16V power hike query


New member
Hope you guys can help me out with this!

Not many people in the UK have a 16V BX with a cat fitted. Guess I'm lucky (d'oh!), but since my car isn'r required to have a cat fitted for its age ('92) I'd like to ditch it when I get a stainless exhaust made up.

My problem is this - 'cause nobody here has done it I have no idea what the effect would be of removing the cat on the way the car runs. I know I'll need to get the lamda probe tapped into the new exhaust to prevent it over fuelling but will I get the full 160BHP this engine should be capable of without the cat? Mine feels fairly strangled at the moment - I need more!!

Any advice or personal experience welcome



Alan S

1000+ Posts
Adrian has also been asking this question on an overseas board for BX Cits & has not had much response until someone was asking about turboing a BX Gti. These were the responses.

Alan S

Thanks... i'll take that under consideration
As far as stress goes... I think it has had enough
it is a 1992 8 valve gti with a power boost valve, K&N 57i induction kit, superchip and a straight through twin dtm exhaust and the catty removed...
but she runs well

Posted by Adrian on April 10, 2001, 1:00 am , in reply to "Re: 16v turbo manifold"

Did your car run OK when you took the cat off? I presume you've tapped the lambda probe into the front section for correct fuelling - was the chip needed to get it running properly as well?
Interested as my 16V has a cat but isn't required to have it!

Posted by gareth on April 10, 2001, 1:44 am , in reply to "cat removal"

Well it doesn't really matter if you superchip it, since you can remap the chip to take its readings before the cat and then when you take it out it doesn't really matter... some of them have the probe before the cat anyway (GOD knows why)

That's basically the entire conversation; not that we'd think of doing that, coz it's illegal ian't it?



New member
Adrian we here in Australia all have cats from 86 onwards, that means even the early Mi16's (cant speak for Cit's) have cats.
I *have met*
somebody who has removed the cat on their early 405 mi16, the O2 sensor is located on the downpipe, before the cat.
he replaced the downpipe with a mongoose exhaust which is made for a non cat car, then a hole was drilled into it for the sensor.
apparently he could feel a power increase or atleast greater throttle response and a deeper exhaust note, worth doing if legal.

"Any similiarites to an actual person or event is completely incidental and unintended"


New member
Thanks Andreas

I was concerned that there may be major differences between the cat and non-cat engines, and that just removing what is basically a big bung up the exhaust would cause it to run badly due to confusion in the ECU about where in the map it actually is.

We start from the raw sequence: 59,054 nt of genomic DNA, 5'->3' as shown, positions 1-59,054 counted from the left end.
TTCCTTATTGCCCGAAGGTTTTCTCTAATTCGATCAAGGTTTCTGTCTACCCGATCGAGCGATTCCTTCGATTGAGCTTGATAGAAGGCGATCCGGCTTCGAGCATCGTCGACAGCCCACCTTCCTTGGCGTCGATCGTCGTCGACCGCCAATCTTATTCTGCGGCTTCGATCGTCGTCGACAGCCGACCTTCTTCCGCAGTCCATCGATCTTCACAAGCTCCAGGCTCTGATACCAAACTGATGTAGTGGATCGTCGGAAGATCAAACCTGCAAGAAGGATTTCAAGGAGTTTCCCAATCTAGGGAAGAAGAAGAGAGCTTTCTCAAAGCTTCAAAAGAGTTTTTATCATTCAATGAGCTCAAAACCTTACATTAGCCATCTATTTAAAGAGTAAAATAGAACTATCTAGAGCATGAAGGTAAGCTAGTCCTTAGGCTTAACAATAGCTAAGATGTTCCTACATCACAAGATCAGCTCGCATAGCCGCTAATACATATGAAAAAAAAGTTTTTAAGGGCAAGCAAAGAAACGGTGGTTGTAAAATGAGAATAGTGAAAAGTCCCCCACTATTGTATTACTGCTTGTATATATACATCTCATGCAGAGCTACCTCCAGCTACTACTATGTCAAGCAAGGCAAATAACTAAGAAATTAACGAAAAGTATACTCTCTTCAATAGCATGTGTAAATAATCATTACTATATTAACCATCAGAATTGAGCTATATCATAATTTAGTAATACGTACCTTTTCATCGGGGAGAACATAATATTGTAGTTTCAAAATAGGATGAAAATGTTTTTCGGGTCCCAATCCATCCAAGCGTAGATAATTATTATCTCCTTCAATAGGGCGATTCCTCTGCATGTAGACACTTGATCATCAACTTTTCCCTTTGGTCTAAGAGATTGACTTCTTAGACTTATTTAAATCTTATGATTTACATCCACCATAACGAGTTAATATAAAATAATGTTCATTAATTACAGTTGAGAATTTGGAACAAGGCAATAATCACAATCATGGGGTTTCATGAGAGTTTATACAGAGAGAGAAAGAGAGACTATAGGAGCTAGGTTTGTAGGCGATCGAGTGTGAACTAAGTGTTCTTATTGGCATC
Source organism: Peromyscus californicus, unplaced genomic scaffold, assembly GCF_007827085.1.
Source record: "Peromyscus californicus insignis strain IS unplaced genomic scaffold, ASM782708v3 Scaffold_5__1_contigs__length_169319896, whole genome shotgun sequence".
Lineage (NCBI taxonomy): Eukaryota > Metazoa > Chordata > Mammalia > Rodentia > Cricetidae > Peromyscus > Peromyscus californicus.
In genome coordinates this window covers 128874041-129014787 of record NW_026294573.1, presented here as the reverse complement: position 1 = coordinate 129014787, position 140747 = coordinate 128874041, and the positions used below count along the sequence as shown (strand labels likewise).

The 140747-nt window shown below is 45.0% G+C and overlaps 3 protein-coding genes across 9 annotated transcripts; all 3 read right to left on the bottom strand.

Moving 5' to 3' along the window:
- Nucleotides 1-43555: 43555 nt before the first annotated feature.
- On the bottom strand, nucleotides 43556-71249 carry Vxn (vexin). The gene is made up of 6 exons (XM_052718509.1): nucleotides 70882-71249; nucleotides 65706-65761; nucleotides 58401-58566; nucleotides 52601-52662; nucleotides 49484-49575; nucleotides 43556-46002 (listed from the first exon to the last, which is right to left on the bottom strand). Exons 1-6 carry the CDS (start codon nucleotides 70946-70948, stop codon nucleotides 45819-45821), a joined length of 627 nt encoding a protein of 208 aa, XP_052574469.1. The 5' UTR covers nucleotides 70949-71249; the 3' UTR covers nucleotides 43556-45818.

I know that you need to tap the probe back in as on the cat cars this supplies the ECU with the idle fuel value which it automatically updates - no probe, and the engine thinks it's getting no fuel so chucks loads in. A local main dealer was happy for me to 'just take the plug off, it won't make any difference!'.

Having been out in Daniel B's modded 16V I think a stainless system will be on my shopping list soon, and then I'll see how it runs before deciding if I need to have the car chipped to sort out the fuelling. Normally the map is on the cautious side to protect the cat so it'll probably take more fuel with a chip - and hopefully more power too :)

Thanks again



New member
i assume your motor has a compression ratio of 10.4:1 as other UK mi16's have?
our's are 9.5:1 due to lower octane fuel, i have a UK spec motor though.
As long as your sensor is before the cat it shouldnt make any difference whatsoever to the ecu/fuelling, how can it if it doesnt know if a cat is there or not?


New member
A friend of mine works for a company as an engine developer and spent about 2 hours explaining how engine design has changed since the introduction of cat's on cars. Basically 'in the beginning' they simply bolted the cat on and modified the fuel map.

When they got more sophisticated they started to change the cam profiles to reduce duration etc to prevent fuel blow-by into the exhaust valves and hence unburnt fuel getting to the cat.

When you take a cat off an engine like this you end up with masses of fuel blow-by because the whole air/fuel mixture gets out of the engine that bit faster - so you get massive fuel bills and a car that runs like a pig!!

Good old Pug/Cit seem to have gone for the earlier option - but by the time my girlfriend's ZX was built they were doing the latter, so removing the cat isn't a great idea.

By the way, legislation in the UK means any car sold after 1/1/1993 needed a cat, and if a new model was launched after 1/7/1992 it also needed one. My BX is an 8/1992 so since the BX was a current model isn't required to have the cat. I guess that since Cit UK were the 1st owners they thought they ought to have one.

Happy 16Ving!